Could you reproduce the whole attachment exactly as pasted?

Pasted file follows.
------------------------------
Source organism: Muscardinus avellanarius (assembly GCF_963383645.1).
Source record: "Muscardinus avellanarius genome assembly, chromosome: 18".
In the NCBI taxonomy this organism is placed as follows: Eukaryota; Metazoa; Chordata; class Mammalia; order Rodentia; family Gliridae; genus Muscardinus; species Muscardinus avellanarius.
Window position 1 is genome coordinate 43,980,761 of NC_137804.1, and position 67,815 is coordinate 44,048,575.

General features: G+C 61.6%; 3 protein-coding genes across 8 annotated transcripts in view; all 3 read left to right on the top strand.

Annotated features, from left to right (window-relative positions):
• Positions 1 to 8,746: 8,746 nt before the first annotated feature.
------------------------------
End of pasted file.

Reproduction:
Source organism: Muscardinus avellanarius (assembly GCF_963383645.1).
Source record: "Muscardinus avellanarius genome assembly, chromosome: 18".
In the NCBI taxonomy this organism is placed as follows: Eukaryota; Metazoa; Chordata; class Mammalia; order Rodentia; family Gliridae; genus Muscardinus; species Muscardinus avellanarius.
Window position 1 is genome coordinate 43,980,761 of NC_137804.1, and position 67,815 is coordinate 44,048,575.

General features: G+C 61.6%; 3 protein-coding genes across 8 annotated transcripts in view; all 3 read left to right on the top strand.

Annotated features, from left to right (window-relative positions):
• Positions 1 to 8,746: 8,746 nt before the first annotated feature.